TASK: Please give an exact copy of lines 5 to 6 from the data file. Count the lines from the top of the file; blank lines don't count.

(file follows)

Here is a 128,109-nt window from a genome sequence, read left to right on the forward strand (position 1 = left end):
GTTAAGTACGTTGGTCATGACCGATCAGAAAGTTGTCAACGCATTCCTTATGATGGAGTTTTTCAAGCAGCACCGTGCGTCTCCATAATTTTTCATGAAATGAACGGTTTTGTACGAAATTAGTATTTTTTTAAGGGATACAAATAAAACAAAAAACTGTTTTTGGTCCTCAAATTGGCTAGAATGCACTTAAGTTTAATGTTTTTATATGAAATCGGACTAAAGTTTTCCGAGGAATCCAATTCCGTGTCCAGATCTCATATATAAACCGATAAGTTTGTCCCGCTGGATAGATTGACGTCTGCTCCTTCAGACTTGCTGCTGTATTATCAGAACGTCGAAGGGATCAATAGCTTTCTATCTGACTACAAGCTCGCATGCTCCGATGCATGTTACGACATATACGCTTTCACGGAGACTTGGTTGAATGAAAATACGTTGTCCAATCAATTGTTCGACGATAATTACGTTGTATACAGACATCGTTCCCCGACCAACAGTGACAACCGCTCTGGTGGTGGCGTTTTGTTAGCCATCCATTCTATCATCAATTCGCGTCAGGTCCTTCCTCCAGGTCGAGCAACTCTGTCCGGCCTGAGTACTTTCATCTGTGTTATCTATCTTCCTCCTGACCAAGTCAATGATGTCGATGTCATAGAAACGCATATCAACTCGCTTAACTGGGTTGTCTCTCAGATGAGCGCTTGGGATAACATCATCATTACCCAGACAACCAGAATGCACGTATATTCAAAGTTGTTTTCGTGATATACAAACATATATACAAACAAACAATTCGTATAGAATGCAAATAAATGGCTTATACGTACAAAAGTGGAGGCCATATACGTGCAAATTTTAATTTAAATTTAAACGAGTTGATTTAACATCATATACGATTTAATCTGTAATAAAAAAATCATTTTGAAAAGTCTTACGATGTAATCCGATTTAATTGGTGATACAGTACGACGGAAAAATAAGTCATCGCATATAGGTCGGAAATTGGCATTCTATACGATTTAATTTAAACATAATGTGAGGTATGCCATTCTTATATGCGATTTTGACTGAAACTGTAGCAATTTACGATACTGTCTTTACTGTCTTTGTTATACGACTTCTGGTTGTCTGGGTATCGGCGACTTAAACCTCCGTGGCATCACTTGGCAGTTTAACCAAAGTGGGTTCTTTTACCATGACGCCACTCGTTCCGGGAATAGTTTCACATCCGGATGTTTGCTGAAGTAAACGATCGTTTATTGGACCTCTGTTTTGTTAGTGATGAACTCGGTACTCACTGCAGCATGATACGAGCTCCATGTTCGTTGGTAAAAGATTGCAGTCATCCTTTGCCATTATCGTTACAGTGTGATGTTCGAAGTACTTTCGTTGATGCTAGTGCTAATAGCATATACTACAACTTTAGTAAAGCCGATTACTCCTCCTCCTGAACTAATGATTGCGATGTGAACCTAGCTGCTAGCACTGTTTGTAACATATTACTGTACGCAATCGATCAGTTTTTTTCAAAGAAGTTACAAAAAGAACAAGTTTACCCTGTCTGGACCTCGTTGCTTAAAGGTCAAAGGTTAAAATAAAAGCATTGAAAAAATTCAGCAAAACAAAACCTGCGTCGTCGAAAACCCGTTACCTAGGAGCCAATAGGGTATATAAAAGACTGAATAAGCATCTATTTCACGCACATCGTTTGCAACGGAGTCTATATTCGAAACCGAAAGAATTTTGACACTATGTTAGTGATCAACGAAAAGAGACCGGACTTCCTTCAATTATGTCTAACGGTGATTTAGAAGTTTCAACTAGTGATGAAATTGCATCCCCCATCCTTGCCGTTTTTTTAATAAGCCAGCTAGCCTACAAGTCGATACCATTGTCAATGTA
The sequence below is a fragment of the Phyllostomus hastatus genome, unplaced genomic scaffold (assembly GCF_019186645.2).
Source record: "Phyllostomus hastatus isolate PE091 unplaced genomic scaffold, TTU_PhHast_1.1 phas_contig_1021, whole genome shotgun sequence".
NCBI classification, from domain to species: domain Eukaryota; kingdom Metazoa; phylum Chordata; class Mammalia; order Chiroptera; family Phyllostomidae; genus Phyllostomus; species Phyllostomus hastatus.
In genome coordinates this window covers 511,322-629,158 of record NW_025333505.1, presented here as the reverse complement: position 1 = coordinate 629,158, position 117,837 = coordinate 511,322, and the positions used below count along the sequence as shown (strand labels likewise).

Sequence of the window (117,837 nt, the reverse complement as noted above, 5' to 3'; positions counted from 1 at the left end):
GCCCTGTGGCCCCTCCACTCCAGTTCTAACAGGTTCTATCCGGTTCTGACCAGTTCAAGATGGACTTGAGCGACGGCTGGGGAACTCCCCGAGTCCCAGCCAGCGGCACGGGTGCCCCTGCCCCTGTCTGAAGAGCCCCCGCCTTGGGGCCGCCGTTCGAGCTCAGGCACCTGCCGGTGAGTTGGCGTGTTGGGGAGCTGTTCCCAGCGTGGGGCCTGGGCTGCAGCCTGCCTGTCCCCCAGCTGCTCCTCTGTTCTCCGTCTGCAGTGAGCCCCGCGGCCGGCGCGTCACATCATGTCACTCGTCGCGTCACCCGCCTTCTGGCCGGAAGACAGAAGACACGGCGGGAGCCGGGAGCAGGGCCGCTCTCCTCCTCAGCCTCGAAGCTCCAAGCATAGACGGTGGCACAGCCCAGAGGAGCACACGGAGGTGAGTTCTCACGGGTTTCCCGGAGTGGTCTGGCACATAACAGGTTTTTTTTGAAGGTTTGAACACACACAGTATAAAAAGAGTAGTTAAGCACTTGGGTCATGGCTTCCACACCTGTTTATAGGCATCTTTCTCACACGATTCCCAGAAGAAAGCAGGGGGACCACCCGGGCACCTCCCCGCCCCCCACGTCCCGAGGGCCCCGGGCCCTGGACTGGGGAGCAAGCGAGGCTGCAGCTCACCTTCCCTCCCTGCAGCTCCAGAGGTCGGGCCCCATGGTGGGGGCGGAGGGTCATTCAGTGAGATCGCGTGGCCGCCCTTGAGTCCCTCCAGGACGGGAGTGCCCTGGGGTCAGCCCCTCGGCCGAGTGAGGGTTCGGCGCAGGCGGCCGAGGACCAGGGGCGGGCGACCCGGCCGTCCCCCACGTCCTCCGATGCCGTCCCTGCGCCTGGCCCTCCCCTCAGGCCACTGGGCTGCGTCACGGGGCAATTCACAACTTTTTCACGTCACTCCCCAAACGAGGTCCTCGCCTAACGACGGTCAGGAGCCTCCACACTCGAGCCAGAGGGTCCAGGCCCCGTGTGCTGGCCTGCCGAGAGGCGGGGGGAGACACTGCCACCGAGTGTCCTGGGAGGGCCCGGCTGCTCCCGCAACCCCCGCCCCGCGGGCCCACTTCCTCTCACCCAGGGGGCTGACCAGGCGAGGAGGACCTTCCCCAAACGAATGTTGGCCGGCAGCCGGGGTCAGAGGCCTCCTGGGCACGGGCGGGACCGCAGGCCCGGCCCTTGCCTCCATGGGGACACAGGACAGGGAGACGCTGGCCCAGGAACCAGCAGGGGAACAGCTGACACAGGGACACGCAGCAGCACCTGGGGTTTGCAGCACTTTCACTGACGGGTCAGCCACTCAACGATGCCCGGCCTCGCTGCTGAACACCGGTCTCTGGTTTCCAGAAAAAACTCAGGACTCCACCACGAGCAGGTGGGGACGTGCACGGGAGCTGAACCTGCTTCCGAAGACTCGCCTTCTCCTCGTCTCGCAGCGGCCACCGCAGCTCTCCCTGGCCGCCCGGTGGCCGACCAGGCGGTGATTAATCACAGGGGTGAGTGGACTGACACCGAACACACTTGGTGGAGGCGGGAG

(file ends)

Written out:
NCBI classification, from domain to species: domain Eukaryota; kingdom Metazoa; phylum Chordata; class Mammalia; order Chiroptera; family Phyllostomidae; genus Phyllostomus; species Phyllostomus hastatus.
In genome coordinates this window covers 511,322-629,158 of record NW_025333505.1, presented here as the reverse complement: position 1 = coordinate 629,158, position 117,837 = coordinate 511,322, and the positions used below count along the sequence as shown (strand labels likewise).